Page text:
Items Tagged with 'Futures contract'


  • Property contracts coming to CBOE Futures Exchange

    The CBOE Futures Exchange is going to offer property-linked futures contracts, using Radar Logic real estate indexes, the two firms announced Tuesday. Daily house prices across the top 25 metropolitan statistical areas are already available on the Radar Logic Residential Property Index. The CBOE Futures Exchange (a.k.a. CFE) will now list tradable residential property futures contracts based on those RPX values.
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  • Are Rating Agencies Preparing to Lose the Counterparty Popularity Contest?

    Distressed mortgage borrowers seeking help in correcting their financial situation may get some distance in writing their Congressional representative. In mortgage finance, however, financial firms seeking options and clarity on their portfolio of investments may do better in writing to their credit rating agency, or CRA, first. The highly unique relationship between financial firms and the CRAs that measure the risk of their products seems to be as blurry now as it ever was back then, in spite of a historic financial crisis that shook investor confidence to the core.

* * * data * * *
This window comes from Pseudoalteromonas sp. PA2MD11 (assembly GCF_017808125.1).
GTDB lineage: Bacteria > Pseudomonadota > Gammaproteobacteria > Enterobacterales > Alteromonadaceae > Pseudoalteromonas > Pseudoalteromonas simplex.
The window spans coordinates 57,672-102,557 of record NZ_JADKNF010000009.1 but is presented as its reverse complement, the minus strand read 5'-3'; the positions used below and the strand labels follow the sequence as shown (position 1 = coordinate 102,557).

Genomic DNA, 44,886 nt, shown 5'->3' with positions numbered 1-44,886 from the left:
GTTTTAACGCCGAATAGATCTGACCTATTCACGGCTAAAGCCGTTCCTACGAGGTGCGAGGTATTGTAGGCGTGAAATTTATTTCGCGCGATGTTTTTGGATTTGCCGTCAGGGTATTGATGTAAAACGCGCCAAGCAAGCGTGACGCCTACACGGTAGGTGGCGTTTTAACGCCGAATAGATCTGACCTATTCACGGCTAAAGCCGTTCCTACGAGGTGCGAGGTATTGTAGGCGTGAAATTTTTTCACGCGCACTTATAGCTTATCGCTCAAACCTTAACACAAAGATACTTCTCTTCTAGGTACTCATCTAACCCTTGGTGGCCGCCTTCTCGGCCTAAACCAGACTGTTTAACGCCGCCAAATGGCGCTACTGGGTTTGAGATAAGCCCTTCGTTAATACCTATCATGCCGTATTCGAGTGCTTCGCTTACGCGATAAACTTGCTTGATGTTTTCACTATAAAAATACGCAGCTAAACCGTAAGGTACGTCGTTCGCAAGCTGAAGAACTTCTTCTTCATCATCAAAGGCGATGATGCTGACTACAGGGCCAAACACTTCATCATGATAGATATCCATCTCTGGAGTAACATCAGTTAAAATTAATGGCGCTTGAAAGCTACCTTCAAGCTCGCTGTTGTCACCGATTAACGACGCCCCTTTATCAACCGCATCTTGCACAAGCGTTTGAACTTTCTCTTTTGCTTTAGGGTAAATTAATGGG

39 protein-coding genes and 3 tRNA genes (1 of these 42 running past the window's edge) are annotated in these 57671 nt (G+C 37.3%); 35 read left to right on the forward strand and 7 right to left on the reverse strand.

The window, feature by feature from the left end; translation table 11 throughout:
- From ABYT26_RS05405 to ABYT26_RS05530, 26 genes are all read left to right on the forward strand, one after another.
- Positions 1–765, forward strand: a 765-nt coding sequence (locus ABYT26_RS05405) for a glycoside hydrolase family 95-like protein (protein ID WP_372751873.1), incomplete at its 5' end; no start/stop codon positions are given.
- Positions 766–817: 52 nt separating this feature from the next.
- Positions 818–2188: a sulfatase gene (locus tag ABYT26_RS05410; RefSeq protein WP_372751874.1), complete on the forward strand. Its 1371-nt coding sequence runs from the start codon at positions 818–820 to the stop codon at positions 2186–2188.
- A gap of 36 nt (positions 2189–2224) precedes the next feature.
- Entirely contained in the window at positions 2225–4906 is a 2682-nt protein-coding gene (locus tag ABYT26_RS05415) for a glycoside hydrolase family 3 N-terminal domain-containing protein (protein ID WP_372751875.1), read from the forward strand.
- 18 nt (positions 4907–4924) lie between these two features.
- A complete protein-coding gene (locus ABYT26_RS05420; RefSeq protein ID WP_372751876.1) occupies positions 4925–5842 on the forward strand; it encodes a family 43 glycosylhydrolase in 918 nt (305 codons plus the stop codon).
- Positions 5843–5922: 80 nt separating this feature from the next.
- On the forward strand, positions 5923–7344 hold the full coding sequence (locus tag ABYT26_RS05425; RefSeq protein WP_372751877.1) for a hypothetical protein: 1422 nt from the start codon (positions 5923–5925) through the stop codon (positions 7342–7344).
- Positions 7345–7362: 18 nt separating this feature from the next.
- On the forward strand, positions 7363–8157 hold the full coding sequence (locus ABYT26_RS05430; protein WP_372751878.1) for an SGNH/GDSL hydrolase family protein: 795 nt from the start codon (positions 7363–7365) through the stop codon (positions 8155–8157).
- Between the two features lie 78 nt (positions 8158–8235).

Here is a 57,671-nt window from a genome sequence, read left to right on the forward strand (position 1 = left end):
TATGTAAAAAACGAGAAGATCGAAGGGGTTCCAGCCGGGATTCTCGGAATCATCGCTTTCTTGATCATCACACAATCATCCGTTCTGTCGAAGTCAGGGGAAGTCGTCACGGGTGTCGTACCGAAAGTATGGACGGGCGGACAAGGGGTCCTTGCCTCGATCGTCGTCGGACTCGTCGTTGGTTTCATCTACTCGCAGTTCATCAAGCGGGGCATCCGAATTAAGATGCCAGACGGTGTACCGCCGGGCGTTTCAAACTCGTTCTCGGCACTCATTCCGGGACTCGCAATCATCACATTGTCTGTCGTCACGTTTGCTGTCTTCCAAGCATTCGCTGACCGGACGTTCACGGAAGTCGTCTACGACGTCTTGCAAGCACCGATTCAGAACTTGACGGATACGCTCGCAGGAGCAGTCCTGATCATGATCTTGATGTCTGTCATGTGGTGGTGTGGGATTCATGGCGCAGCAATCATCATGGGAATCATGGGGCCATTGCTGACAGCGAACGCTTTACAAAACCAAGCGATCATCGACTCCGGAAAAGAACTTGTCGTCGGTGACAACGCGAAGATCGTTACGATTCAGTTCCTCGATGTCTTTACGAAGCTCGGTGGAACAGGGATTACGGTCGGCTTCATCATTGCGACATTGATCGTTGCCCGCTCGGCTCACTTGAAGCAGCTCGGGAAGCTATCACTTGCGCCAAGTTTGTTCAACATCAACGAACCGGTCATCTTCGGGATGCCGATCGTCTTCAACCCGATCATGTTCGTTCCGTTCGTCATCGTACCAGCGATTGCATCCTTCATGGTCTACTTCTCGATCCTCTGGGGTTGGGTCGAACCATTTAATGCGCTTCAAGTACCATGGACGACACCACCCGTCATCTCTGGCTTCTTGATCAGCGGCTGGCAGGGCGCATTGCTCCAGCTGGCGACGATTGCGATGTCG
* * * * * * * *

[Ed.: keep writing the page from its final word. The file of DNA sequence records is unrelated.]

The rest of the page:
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  • Credit Default Swap Market Needs Central Clearinghouse: Fitch

    Corporate single-name and index credit default swaps (CDS) remained resilient in '08 and so far in '09, despite credit events, according to a credit policy special report released Thursday by Fitch Ratings. Initiatives to standardize the CDx market aim to make it even less susceptible to credit market events. One such initiative, the clearing of single-name contracts and indices through a central counter party, is a necessary first step in reducing overall concentrated risk, Fitch said.
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  • More Glib Press on FASB

    If you read the headlines (and most people don’t bother to go much farther beyond the headline than the lead paragraph –- to our collective disgrace), you already think FASB eased the rules for measuring fair value on Thursday. You might believe that it has at last caved in to pressure from banks and Congress, and decided to allow “preparers” and their auditors to use judgment when valuing illiquid assets.
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